This task is to identify a candidate peptide that binds to a target protein as evaluated with AlphaFold2.^{22} The target protein is encoded by oncogene KRas G12C associated with development of cancer.^{76} Margarit *et al*. ^{[74]} showed that activation of Ras GTPase is catalyzed by nucleotide exchange factor Son of Sevenless (SoS). As a result, an effective SoS inhibitor that would bind to the receptor-binding domain of the oncogenic system and preventing Ras overexpression is a therapeutic target.

We specifically used AlphaFold2-Multimer,^{23} since this task is to predict simultaneously the Ras GTPase and bound peptide. Isak Johansson-Akhe^{[78]} showed that AlphaFold2-Multimer has accuracy similar or better than other docking programs in predicting peptide-protein complexes from scores on known complexes. Using this result, Chang and Perez^{[79]} showed a novel application of AF2-Multimer for competitive binding of different peptides to the same receptor. Following their work, we correlate good binding with the “confidence” score called predicted local distance difference test (pLDDT) output by AlphaFold2 and measuring distance to the binding site of SoS:
where RMSD is the root mean squared distance of the peptide to the binding site evaluated at the closest backbone atom per residue pair between peptide and Ras GTPase. The transformation enables simultaneous minimization of RMSD and maximization of pLDDT, and keeps the score range between 0-10. There are more principled methods for multi-objective BO.^{80} There are also other approaches to finding peptide binders that do not involve BO.^{81,82}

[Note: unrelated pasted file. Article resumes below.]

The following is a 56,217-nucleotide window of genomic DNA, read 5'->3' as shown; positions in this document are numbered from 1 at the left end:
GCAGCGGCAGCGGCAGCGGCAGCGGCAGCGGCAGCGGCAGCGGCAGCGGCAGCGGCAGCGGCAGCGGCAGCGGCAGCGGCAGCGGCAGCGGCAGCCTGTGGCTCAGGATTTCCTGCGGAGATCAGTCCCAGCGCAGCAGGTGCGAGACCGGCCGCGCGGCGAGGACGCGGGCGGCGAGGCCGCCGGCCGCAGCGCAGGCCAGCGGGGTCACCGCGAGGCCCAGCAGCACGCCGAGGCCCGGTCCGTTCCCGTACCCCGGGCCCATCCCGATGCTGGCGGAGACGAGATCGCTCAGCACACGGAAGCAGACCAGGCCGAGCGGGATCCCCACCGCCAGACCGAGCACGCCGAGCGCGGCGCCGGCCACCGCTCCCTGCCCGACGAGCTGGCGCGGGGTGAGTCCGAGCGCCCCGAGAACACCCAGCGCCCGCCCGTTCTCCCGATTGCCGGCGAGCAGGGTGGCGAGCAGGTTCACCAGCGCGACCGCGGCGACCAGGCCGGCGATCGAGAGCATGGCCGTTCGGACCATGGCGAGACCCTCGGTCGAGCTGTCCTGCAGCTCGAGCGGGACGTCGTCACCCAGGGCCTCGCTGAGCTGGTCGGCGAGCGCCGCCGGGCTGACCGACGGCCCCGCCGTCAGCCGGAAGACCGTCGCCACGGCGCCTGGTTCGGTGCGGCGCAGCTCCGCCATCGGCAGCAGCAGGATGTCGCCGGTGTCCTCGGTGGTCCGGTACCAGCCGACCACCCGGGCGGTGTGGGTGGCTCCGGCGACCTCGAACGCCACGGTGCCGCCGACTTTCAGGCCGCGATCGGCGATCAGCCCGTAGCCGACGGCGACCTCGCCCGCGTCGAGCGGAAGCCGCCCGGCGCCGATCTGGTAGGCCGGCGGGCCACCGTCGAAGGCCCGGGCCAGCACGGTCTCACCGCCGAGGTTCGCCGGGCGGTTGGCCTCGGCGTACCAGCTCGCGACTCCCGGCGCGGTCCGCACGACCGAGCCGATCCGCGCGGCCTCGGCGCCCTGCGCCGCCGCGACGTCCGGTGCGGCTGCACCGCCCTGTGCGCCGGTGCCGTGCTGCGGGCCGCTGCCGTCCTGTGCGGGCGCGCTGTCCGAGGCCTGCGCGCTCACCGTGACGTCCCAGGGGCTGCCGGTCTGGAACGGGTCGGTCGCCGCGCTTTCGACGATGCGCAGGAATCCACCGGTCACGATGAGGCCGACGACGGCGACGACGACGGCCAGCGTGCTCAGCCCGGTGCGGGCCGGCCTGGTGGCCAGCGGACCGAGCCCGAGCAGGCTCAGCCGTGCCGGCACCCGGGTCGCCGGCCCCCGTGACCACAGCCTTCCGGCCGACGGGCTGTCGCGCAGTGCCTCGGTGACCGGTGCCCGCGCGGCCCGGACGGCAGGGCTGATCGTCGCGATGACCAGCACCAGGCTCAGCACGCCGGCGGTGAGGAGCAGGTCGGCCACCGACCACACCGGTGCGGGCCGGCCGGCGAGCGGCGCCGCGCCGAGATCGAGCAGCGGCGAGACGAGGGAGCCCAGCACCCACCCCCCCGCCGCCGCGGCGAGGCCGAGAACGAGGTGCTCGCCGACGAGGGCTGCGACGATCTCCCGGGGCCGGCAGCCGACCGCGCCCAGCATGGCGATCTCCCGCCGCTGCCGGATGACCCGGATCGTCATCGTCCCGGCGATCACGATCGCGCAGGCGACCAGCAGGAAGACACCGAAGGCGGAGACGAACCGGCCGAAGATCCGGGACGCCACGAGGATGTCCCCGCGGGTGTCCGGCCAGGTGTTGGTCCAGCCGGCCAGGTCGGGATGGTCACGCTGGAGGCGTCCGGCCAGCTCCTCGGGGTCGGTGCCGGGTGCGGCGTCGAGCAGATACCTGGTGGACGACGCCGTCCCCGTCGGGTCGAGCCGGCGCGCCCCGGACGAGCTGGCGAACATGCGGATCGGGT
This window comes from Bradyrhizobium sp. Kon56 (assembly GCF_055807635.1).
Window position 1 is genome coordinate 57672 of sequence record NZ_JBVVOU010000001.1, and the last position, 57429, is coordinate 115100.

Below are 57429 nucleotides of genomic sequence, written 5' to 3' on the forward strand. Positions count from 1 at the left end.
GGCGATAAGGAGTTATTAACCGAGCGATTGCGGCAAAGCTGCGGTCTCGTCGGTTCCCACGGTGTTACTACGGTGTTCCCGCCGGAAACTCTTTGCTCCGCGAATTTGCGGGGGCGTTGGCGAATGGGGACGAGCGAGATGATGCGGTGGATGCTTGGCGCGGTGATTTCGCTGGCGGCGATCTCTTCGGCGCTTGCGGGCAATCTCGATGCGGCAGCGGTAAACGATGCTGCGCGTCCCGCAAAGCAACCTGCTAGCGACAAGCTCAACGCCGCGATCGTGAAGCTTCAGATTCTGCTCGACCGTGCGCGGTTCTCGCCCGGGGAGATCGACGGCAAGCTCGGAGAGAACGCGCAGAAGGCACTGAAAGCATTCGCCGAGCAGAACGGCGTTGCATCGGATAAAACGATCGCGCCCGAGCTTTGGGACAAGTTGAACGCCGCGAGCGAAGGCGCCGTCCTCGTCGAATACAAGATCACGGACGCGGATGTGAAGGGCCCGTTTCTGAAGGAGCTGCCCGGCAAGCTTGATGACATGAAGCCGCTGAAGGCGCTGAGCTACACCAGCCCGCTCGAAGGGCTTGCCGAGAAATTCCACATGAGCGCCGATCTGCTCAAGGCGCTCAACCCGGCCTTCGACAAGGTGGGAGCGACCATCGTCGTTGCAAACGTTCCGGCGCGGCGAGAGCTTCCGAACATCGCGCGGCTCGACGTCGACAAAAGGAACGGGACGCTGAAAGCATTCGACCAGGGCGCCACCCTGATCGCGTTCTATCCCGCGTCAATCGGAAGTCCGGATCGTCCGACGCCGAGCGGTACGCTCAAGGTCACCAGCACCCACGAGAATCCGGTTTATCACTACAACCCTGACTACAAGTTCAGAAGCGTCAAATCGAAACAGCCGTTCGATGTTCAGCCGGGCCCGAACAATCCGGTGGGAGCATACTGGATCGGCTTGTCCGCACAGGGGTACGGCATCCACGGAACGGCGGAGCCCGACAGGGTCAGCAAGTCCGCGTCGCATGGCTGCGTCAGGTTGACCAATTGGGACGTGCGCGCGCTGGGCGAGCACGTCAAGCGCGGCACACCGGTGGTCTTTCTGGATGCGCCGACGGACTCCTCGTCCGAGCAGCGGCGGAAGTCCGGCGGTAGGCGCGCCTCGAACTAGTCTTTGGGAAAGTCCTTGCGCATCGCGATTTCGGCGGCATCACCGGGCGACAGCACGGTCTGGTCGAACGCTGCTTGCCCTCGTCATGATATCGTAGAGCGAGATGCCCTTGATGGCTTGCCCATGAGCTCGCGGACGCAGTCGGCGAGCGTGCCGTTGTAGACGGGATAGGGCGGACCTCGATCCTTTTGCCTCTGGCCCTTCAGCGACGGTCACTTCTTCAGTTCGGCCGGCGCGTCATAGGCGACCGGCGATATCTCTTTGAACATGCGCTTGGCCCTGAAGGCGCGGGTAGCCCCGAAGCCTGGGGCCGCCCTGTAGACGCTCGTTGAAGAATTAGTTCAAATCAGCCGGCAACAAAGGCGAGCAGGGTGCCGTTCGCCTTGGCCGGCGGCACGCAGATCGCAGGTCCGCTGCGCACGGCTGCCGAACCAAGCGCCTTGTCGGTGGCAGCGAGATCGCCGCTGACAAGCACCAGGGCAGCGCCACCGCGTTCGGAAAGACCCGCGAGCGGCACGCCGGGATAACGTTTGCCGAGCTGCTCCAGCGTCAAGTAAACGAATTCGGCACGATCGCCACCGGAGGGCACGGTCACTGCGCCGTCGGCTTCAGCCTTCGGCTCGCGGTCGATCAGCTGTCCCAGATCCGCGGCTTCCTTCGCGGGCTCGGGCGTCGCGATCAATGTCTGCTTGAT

Figure 6 shows the BO of Equation 11 averaged across 10 runs with variable sequence length. The algorithm found better binders than the known binder from Anupam Patgiri^{[77]} (FEGIYRLELLKAEEAN) based on wild type (WT) SoS protein. Of course, these are evaluated using our score function and not experimentally validated. Nevertheless, it shows that the method can optimize complex black-box functions like finding peptide inhibitors with 10-50 evaluations. Figure 7 shows a comparison of the output from a BO run vs the WT binder. It is clear that the peptide binder is closer – agreeing with the score. The sequence also features a number of cysteines, which AlphaFold2-Multimer predict strongly interact (via disulfide bridges), and likely improve the plDDT because of the reduction in flexibility. However, this may not translate to a better affinity in an experiment.

## V. CONCLUSIONS

We have shown how to use pre-trained sequence models in a BO algorithm. Across three tasks, this process enables good optimization with only a few data points. Our strategy was deep ensembled MLPs to provide calibrated uncertainties and probability distributions over sequence space to enable end-to-end differentiation. We found the commonly proposed optimization in latent space followed by decoding does not work well with few examples.

## CODE AVAILABILITY

Code is available at https://github.com/ur-whitelab/wazy. Hemolytic training data is available at https://github.com/ur-whitelab/peptide-dashboard.

## ACKNOWLEDGMENTS

Research reported in this work was supported by the National Institute of General Medical Sciences of the National Institutes of Health under award number R35GM137966. We thank the Center for Integrated Research Computing (CIRC) at University of Rochester for providing computational resources and technical support.

## Footnotes